Grunt is basically a build / task manager written on top of NodeJS. Here are some common scenarios you would require grunt:
1) You have a project with SASS/ LESS files which need to be compiled to CSS files on the developers machine during development, For example whenever he saves a SASS file, you want it to be compiled to a CSS file automatically, for inclusion in your page. (grunt-contrib-sass)
2) When you save code on your machine during development, you want the browser to reload your page automatically (might seem like a small thing, but believe me this has saved me lots of time). (Live reload)
3) When a developer saves code on his machine, he wants a comprehensive list of JS errors / general best practice violations to be shown. (grunt-contrib-jshint)
5) You have a team of front end developers who’re working on the UI, and a team of backend developers working on the backend, you want the front end devs to use the backend REST API’s without having to compile & deploy code everytime on their own machines.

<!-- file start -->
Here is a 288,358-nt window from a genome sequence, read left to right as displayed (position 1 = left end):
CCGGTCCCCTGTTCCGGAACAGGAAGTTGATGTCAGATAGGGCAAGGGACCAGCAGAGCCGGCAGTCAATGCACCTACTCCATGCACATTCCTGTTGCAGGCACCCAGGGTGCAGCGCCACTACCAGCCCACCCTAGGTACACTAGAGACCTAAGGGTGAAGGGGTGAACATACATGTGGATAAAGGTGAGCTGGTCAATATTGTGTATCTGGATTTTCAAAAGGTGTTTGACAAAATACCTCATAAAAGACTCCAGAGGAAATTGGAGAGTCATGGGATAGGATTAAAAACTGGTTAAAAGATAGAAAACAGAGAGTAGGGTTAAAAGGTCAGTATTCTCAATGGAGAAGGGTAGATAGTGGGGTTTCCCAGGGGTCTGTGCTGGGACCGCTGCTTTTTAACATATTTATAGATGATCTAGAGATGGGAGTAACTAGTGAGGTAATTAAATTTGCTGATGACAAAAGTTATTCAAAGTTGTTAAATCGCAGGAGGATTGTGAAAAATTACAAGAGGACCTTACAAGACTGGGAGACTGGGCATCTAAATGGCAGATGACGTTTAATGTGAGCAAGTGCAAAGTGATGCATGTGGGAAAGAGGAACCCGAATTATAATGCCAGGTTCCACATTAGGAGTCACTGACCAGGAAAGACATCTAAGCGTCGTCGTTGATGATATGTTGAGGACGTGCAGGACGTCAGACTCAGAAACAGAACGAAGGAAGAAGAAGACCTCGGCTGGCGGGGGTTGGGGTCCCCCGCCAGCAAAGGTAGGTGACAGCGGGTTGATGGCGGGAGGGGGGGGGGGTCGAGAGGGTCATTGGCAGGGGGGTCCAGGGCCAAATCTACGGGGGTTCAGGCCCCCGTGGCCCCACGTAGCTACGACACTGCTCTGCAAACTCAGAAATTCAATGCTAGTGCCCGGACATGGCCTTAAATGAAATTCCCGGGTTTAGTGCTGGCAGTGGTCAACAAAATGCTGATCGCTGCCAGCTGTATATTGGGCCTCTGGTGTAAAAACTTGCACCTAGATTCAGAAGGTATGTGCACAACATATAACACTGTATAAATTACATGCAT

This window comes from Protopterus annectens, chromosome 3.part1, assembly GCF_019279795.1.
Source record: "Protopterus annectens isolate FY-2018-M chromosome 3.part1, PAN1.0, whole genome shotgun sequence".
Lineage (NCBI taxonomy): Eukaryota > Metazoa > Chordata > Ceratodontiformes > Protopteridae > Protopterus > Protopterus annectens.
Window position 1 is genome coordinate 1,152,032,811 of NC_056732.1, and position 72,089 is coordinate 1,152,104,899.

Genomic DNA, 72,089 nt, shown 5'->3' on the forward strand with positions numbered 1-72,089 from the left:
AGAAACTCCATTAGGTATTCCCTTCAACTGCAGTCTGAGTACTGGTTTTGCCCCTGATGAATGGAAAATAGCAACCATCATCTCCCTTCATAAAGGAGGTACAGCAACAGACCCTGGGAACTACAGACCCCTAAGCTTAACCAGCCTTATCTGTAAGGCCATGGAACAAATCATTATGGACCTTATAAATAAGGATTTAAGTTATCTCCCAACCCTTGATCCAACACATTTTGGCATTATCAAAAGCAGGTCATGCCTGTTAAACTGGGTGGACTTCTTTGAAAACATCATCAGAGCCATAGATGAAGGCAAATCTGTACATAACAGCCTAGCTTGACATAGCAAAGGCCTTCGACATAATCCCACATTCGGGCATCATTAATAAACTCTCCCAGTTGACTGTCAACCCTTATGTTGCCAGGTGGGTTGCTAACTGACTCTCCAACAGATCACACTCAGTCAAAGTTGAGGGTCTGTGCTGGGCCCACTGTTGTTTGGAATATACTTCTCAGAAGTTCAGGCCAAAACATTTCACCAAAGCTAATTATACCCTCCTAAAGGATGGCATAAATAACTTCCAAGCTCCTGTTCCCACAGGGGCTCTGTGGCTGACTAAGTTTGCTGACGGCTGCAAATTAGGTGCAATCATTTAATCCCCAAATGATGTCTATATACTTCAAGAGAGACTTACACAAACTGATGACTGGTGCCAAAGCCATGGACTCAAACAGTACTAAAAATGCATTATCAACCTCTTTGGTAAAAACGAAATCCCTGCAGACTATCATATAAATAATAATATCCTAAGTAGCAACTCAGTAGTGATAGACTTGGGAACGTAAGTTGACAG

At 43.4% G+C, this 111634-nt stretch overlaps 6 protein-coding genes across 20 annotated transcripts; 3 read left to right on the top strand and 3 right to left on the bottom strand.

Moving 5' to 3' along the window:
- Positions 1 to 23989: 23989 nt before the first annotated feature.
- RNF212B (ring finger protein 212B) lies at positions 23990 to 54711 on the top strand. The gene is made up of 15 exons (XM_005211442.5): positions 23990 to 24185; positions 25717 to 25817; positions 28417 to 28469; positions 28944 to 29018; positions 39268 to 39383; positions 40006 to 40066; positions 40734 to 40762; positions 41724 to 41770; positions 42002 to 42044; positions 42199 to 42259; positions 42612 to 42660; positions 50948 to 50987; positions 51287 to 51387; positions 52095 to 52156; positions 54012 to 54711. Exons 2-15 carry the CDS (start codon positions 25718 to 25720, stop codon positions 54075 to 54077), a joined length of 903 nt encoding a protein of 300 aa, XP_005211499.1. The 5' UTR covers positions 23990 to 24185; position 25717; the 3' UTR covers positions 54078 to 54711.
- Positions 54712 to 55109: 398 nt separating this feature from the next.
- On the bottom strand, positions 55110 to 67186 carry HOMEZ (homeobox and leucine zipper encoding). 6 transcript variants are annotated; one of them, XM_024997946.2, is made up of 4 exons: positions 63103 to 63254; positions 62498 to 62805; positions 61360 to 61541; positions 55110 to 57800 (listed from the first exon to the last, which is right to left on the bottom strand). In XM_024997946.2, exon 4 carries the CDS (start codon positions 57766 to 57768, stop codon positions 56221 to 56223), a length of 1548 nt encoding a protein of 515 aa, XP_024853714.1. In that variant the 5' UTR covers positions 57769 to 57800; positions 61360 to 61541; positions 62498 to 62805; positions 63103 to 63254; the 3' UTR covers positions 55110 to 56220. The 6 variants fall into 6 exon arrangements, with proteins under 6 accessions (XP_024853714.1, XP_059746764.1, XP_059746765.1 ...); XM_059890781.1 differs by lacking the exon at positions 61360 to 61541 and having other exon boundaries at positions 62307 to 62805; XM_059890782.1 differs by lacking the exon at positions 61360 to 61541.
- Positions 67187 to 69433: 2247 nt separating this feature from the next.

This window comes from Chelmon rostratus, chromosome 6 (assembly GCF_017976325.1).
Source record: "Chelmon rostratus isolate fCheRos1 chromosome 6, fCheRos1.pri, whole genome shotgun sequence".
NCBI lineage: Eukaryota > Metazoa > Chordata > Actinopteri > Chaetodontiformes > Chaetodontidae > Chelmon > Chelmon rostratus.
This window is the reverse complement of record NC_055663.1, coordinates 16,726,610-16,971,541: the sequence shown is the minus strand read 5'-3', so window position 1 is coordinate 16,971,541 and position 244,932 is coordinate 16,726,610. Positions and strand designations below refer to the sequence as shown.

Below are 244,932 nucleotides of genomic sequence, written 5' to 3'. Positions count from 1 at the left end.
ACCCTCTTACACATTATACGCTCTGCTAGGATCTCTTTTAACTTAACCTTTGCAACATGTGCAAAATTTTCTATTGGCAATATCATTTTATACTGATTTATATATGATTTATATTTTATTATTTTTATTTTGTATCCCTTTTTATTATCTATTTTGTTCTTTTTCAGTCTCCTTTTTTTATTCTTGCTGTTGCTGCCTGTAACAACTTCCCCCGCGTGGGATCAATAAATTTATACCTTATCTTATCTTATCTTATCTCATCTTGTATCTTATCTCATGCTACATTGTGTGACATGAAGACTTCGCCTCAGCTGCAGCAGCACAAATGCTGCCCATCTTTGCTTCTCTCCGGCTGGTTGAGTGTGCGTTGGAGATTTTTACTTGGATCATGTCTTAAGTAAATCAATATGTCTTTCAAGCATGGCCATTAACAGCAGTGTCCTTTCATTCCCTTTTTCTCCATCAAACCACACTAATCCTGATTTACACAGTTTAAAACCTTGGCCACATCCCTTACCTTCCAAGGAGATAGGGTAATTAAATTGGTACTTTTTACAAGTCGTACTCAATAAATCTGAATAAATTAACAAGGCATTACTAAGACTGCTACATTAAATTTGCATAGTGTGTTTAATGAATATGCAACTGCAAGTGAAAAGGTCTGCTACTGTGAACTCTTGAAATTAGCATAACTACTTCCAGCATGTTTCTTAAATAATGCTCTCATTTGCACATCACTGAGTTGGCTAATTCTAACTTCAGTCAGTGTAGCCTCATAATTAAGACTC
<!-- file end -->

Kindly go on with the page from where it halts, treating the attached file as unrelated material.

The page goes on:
In case you were wondering, this isn’t possible with a typical web server setup because XHR isn’t allowed to be cross-domain by browser.
Grunt can setup a proxy for you redirecting XHR requests on your own system within the grunt connect server to another system! (grunt-contrib-proxy, grunt-contrib-connect)
Grunt Setup in local machine
You need to install node package manager inorder to use grunt.
Installation steps for node js
1) Download the Windows installer from the Official Nodes.js web site.
2) Run the installer (the package you downloaded in the previous step.)
3) Follow the prompts in the installer (Accept the license agreement, click the NEXT button and accept the default installation settings).
4) Restart your computer. (Note: You won’t be able to run Node.js® until you restart your computer.)
NodeJS is installed on Windows in the c:\Program Files\nodejs folder, but the npm modules are installed to the D:\Users\\AppData\Roaming\npm. The Windows installer for NodeJS does not add this folder to the PATH environment variable. So when you install new npm modules as global tools they will not be found.
To resolve this, you might need to add the node js path into environment variables. For Eg. My node js installed path is D:\Users\vandhana.jayaprakash\AppData\Roaming\npm. This needs to be added in environment variables like below.
Go to My computer -> Right Click and Properties -> Advanced System settings.
To see if Node is installed properly, open the Windows Command Prompt or a similar command line tool, and type node -v. This should print a version number, so you’ll see something like this v0.10.35.
Test NPM. To see if NPM is installed, type npm -v in Terminal. This should print NPM’s version number so you’ll see something like this 1.4.28